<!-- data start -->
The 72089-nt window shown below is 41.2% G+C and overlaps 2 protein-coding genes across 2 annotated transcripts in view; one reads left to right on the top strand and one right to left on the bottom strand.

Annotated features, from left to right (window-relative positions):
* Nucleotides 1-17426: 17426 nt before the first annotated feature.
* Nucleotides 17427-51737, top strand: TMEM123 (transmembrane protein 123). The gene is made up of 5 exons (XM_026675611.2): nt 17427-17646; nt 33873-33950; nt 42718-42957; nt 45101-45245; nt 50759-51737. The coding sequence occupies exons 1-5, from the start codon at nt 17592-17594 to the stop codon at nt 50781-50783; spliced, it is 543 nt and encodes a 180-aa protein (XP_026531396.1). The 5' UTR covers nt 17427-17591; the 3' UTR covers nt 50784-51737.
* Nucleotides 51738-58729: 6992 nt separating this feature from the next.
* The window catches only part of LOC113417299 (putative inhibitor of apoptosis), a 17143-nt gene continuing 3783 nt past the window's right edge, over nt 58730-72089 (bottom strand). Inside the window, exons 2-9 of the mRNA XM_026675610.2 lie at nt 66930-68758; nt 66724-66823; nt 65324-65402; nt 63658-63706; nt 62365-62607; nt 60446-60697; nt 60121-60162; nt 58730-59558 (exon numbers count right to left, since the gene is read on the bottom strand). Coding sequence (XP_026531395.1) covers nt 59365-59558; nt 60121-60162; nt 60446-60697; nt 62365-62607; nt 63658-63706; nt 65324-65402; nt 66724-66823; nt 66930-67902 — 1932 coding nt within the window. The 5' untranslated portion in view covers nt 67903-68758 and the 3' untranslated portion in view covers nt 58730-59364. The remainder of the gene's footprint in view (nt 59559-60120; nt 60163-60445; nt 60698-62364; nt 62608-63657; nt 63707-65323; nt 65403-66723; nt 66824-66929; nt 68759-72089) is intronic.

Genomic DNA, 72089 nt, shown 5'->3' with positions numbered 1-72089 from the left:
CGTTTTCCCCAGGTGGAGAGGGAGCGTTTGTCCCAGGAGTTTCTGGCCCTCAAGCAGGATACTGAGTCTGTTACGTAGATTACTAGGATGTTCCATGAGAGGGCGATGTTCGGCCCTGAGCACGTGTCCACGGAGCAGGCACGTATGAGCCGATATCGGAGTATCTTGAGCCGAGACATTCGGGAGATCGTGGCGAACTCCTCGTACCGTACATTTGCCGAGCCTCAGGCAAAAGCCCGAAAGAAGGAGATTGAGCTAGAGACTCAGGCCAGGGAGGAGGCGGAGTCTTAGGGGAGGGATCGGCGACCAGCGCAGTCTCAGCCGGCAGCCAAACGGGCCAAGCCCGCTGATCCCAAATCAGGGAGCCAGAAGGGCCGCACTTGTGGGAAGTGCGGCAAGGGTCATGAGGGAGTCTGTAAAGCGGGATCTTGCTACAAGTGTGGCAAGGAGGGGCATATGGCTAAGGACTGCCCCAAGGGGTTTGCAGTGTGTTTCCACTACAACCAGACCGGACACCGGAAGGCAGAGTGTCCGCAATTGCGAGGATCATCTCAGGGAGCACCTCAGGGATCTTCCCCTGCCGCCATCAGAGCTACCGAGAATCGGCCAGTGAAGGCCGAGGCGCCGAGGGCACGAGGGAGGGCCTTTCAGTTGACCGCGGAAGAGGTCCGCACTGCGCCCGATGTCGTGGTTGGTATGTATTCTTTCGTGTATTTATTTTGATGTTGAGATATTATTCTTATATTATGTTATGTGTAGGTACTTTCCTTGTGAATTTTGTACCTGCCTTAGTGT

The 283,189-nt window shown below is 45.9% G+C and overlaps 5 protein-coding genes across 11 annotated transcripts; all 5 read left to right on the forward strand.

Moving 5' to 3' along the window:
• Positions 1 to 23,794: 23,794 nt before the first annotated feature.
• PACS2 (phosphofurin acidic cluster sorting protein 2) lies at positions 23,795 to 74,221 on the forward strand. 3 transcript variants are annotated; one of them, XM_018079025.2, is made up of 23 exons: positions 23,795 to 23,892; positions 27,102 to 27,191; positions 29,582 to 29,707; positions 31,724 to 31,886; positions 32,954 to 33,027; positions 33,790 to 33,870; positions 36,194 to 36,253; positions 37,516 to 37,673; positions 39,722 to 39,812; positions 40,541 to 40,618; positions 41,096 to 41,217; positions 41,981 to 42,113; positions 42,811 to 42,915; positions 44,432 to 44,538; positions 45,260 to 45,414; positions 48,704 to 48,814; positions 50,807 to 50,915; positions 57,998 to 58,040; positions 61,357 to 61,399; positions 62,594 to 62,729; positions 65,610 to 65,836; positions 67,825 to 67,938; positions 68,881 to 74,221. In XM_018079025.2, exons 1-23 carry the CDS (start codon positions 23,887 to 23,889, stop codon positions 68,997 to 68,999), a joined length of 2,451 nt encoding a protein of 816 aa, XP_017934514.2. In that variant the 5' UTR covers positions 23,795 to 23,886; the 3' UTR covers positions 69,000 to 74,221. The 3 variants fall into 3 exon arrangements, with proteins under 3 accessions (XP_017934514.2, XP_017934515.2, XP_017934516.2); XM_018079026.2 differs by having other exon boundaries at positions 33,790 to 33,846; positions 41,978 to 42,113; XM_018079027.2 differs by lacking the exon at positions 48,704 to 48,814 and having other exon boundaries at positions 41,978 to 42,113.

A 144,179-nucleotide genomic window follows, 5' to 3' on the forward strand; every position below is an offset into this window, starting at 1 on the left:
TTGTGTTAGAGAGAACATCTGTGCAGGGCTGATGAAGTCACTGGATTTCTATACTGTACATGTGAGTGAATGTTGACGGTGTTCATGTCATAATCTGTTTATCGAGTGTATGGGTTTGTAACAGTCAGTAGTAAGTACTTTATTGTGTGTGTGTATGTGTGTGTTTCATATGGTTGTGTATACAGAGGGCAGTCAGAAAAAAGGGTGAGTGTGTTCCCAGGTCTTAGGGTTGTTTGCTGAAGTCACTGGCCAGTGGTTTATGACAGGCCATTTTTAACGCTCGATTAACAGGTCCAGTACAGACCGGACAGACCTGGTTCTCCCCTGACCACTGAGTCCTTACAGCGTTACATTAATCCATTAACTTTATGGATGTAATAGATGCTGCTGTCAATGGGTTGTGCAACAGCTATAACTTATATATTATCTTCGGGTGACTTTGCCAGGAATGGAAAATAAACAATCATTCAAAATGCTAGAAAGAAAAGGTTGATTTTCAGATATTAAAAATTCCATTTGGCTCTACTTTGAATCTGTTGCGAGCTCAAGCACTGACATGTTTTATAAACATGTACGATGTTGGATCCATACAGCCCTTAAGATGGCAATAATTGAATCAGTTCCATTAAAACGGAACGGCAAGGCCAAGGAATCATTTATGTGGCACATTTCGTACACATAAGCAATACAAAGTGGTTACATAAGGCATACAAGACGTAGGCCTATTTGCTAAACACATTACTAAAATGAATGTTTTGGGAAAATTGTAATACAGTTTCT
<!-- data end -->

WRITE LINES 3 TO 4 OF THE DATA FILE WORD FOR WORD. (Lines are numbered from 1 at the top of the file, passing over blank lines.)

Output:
* Nucleotides 1-17426: 17426 nt before the first annotated feature.
* Nucleotides 17427-51737, top strand: TMEM123 (transmembrane protein 123). The gene is made up of 5 exons (XM_026675611.2): nt 17427-17646; nt 33873-33950; nt 42718-42957; nt 45101-45245; nt 50759-51737. The coding sequence occupies exons 1-5, from the start codon at nt 17592-17594 to the stop codon at nt 50781-50783; spliced, it is 543 nt and encodes a 180-aa protein (XP_026531396.1). The 5' UTR covers nt 17427-17591; the 3' UTR covers nt 50784-51737.